DARWIN 2 24-week Monotherapy Data in RA Confirm Previous Results
News Aug 25, 2015
Galapagos NV has announced that the selective JAK1 inhibitor filgotinib as once-daily monotherapy at week 24 showed further improvements in signs and symptoms of moderately to severe, active rheumatoid arthritis (RA) in the DARWIN 2 Phase 2B study.
Filgotinib was well tolerated in this study. Hemoglobin levels increased. These final 24-week study results are consistent with the efficacy and safety profile of filgotinib observed in prior clinical studies. With these final results, the data package for AbbVie is complete, which triggers the start of the licensing decision period.
DARWIN 2 is a 24-week, double-blind, placebo-controlled evaluation of filgotinib, as once-daily administration (QD dosing) at 3 dose levels. Results were reported for 283 patients with moderate to severe rheumatoid arthritis who showed an inadequate response to methotrexate. Filgotinib or placebo was given as monotherapy. The patients were evaluated up to 24 weeks.
The results from this study show a rapid onset of efficacy, as of week 1 for ACR and DAS28(CRP) responses. Maximum ACR20 and ACR50 responses were obtained at week 8 and week 12 respectively. Additional gain was reported for ACR70 and DAS28(CRP) during the second half of the study. In the highest dose groups, up to 50% of the patients reached low disease activity or remission. The 100 mg and 200 mg QD doses achieve similar levels of efficacy.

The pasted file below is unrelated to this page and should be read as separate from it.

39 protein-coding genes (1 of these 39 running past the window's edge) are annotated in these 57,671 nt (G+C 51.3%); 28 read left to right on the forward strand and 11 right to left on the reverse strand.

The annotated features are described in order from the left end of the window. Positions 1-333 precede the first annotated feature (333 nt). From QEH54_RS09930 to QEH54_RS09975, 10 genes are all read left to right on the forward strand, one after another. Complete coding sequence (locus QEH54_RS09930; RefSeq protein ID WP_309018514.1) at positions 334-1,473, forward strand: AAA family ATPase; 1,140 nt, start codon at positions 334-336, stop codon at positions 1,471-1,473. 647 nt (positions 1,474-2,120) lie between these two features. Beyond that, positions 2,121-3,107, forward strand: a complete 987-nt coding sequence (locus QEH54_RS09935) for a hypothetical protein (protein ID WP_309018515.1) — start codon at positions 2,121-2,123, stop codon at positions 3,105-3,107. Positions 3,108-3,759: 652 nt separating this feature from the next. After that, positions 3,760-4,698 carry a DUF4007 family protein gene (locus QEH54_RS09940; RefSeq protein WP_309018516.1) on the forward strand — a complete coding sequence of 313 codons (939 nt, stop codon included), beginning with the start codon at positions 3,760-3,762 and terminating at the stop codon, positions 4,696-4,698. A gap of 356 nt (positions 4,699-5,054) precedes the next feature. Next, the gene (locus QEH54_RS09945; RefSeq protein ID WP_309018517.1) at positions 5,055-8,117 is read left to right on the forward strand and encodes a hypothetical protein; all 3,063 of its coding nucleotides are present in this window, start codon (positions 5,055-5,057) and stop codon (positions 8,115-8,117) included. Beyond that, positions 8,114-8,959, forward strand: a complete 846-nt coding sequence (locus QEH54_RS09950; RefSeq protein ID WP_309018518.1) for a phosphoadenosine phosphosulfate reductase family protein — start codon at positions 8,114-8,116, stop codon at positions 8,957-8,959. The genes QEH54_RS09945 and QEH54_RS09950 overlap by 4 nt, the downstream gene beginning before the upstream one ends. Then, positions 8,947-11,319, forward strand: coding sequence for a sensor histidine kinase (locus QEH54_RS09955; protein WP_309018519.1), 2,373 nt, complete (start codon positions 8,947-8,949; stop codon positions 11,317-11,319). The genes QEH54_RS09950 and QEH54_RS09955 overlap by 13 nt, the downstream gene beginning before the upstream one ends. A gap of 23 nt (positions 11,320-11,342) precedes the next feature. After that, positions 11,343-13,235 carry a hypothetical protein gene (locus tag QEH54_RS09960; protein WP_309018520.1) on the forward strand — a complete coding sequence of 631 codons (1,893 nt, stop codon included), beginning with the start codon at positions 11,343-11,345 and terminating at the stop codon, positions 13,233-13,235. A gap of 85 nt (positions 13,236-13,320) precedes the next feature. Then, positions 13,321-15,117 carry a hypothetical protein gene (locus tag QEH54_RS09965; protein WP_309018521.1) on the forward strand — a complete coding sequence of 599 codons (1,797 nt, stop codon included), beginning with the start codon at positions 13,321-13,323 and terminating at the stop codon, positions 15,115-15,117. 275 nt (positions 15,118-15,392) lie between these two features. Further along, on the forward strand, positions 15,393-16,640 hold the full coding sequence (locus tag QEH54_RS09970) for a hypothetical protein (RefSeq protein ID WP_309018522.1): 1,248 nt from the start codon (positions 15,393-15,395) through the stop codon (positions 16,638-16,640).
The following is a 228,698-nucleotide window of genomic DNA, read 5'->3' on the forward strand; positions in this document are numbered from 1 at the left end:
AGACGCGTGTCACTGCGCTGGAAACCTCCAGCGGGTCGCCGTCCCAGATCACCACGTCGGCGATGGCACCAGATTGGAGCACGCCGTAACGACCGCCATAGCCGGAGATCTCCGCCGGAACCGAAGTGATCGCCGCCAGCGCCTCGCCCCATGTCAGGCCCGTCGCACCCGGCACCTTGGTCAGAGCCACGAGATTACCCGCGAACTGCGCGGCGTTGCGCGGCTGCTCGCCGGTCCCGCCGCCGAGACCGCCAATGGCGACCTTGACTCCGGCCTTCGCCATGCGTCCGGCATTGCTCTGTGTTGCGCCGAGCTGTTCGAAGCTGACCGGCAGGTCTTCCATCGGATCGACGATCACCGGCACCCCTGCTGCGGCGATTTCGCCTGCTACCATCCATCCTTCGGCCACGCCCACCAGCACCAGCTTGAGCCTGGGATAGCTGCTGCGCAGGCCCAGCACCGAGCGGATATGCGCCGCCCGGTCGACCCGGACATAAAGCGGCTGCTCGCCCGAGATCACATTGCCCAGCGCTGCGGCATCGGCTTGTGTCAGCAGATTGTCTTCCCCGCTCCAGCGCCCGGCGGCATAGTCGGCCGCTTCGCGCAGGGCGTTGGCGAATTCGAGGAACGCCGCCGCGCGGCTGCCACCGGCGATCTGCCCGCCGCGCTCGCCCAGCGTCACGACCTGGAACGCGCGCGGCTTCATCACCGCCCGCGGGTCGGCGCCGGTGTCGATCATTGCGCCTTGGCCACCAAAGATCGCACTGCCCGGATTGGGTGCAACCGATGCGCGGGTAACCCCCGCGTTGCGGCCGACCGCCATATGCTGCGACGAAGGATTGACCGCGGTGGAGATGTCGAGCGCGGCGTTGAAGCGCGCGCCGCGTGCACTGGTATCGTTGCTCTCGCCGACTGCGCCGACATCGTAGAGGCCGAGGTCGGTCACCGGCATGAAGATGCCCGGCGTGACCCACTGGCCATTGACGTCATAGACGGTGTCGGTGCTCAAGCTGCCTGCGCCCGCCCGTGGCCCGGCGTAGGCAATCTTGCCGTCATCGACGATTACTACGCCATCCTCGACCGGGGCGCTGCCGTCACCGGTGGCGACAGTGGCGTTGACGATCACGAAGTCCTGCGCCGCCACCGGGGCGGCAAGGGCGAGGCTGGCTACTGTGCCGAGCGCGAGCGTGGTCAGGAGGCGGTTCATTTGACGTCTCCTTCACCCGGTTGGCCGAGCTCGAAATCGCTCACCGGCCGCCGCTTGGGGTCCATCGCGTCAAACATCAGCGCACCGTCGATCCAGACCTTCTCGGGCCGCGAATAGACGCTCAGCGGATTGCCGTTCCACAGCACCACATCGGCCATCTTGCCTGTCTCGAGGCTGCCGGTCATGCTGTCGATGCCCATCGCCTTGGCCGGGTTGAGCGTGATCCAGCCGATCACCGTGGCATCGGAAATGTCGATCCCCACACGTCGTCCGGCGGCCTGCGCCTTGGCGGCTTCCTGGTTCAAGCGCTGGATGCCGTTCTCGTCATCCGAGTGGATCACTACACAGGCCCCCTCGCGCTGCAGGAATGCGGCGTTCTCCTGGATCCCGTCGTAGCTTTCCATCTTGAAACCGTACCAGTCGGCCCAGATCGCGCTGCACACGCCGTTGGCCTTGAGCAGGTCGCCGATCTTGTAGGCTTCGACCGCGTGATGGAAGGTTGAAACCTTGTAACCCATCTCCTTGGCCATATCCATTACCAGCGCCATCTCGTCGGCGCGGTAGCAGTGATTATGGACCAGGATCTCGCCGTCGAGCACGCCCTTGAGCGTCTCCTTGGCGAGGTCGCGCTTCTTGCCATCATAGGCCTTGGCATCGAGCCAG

Over all dose groups including placebo, 3.9% of patients stopped treatment during the study for safety reasons. A higher discontinuation rate for safety was observed for placebo (5.6%) during the first 12 weeks of the study compared to filgotinib treated patients (2.5%) up to week 24. Similar incidence of serious and non-serious treatment-emergent adverse events was reported, evenly spread over the dose groups including placebo.
A higher rate of infections was observed in filgotinib (19% over 24 weeks) compared to placebo (10% up to week 12), with serious infections remaining limited (1.4% of filgotinib patients). No malignancies, TB, MACE, opportunistic infections, or death were reported. Consistent with its selective JAK1 inhibition, filgotinib treatment led to an improvement in hemoglobin (up to 0.4 g/dL, or 3.6% increase from baseline). Neutrophil levels remained stable after initial decline to mid-normal range at week 4. There was no impact on lymphocytes or liver function tests. The similar increases in LDL and HDL were maintained.
"The DARWIN 2 24-week data clearly show the efficacy of this compound in rheumatoid arthritis. In addition, the safety profile is quite notable. The increase in hemoglobin and lack of lymphocyte reduction suggest that there can be differentiation of various safety signals among different JAK inhibitors," said Professor Arthur Kavanaugh, MD, Professor of Medicine at the University of California, San Diego (UCSD) School of Medicine, and Principal Investigator for DARWIN 2.
"These final 24-week monotherapy data of DARWIN 2 confirm previous results and we believe these support the best-in-class potential of filgotinib, our oral, once a day, JAK1 selective treatment in RA," said Dr Piet Wigerinck, Chief Scientific Officer of Galapagos. "We experience a lot of enthusiasm from the medical community, to make filgotinib broadly available to patients with other inflammatory diseases. We very much look forward to Abbvie's in-licensing decision."